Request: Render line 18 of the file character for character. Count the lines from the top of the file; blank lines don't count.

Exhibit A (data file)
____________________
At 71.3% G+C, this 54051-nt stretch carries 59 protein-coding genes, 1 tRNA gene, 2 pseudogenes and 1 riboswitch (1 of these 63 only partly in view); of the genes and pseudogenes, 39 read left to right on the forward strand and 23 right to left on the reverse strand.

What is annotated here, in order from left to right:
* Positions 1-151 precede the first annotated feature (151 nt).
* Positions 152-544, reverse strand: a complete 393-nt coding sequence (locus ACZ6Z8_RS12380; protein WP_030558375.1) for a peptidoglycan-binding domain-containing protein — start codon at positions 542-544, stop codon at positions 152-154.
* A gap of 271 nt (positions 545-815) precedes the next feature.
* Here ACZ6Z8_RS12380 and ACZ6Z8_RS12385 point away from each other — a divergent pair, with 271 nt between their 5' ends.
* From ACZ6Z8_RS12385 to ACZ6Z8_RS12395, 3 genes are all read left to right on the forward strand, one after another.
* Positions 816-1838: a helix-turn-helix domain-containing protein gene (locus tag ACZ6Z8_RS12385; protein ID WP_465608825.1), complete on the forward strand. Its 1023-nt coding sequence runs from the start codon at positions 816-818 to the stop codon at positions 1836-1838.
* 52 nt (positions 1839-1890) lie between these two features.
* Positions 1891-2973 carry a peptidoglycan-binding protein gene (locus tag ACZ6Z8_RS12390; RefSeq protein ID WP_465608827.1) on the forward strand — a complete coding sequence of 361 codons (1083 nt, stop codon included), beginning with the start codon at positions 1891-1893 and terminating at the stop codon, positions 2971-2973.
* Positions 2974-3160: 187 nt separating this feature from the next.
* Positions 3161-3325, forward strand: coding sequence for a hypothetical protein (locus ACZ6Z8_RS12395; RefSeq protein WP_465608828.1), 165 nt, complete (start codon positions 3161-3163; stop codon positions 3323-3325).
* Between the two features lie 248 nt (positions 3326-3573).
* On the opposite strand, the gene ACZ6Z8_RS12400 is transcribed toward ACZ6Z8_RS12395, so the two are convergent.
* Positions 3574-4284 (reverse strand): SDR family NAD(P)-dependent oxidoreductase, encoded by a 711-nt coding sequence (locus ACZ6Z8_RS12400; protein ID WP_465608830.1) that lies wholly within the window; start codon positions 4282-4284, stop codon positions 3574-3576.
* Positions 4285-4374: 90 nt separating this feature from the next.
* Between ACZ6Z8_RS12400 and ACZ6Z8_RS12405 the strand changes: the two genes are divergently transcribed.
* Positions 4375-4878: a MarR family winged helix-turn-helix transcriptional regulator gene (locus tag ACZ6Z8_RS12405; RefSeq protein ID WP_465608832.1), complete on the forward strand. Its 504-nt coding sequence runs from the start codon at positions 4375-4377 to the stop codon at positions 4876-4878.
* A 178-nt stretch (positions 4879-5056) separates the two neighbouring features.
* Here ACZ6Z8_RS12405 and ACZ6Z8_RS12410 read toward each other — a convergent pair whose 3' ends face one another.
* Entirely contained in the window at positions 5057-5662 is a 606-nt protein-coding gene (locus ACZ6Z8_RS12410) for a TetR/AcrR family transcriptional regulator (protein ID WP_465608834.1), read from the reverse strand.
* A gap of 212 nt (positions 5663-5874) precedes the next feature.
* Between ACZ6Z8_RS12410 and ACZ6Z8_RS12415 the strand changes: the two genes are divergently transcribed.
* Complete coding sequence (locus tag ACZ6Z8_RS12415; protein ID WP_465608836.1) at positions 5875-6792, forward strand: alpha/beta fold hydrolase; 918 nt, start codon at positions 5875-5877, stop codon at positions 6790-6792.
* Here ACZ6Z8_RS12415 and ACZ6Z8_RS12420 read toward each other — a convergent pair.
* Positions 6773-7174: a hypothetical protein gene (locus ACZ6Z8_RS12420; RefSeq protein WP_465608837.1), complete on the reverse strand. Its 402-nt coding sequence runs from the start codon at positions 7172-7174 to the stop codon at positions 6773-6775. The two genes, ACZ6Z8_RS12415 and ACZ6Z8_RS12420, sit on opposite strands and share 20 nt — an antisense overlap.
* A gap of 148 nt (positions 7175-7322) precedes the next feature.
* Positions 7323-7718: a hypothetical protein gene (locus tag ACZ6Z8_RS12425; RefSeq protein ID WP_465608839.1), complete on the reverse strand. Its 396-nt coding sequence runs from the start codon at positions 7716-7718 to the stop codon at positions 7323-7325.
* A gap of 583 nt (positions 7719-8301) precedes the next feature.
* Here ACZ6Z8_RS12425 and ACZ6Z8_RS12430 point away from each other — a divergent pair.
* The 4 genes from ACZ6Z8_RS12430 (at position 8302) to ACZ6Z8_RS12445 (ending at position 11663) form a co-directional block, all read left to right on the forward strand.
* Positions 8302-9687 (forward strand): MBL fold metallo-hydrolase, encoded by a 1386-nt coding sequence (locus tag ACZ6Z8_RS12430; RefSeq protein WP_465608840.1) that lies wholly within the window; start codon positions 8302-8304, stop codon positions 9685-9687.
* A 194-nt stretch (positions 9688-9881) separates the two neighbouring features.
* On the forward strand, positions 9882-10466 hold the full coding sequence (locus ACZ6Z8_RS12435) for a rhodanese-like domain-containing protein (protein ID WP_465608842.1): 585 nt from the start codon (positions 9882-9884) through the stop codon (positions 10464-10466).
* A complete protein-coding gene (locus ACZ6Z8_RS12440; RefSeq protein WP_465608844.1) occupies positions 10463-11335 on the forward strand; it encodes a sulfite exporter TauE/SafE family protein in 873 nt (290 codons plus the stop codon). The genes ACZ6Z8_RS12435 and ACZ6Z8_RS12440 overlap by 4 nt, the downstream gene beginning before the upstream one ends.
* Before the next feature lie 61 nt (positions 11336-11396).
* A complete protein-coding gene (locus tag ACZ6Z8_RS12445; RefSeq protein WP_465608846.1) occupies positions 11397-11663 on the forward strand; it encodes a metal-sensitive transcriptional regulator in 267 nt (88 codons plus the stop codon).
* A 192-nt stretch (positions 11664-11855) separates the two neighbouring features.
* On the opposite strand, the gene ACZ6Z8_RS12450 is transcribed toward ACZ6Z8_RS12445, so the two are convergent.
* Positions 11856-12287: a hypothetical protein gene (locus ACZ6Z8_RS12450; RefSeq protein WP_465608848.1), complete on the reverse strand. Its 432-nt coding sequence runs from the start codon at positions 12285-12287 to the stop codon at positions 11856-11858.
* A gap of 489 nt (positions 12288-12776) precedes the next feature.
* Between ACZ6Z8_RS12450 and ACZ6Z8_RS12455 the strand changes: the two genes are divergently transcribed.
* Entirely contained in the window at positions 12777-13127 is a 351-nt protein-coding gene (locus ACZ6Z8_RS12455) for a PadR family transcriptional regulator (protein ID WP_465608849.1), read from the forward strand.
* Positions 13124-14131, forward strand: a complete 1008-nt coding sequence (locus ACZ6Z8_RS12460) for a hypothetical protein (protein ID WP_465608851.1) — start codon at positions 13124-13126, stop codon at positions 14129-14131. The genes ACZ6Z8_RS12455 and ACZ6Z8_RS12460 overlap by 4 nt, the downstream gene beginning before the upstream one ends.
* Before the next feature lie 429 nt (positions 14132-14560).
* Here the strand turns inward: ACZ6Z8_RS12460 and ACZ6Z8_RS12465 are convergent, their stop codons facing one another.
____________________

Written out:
* Positions 4375-4878: a MarR family winged helix-turn-helix transcriptional regulator gene (locus tag ACZ6Z8_RS12405; RefSeq protein ID WP_465608832.1), complete on the forward strand. Its 504-nt coding sequence runs from the start codon at positions 4375-4377 to the stop codon at positions 4876-4878.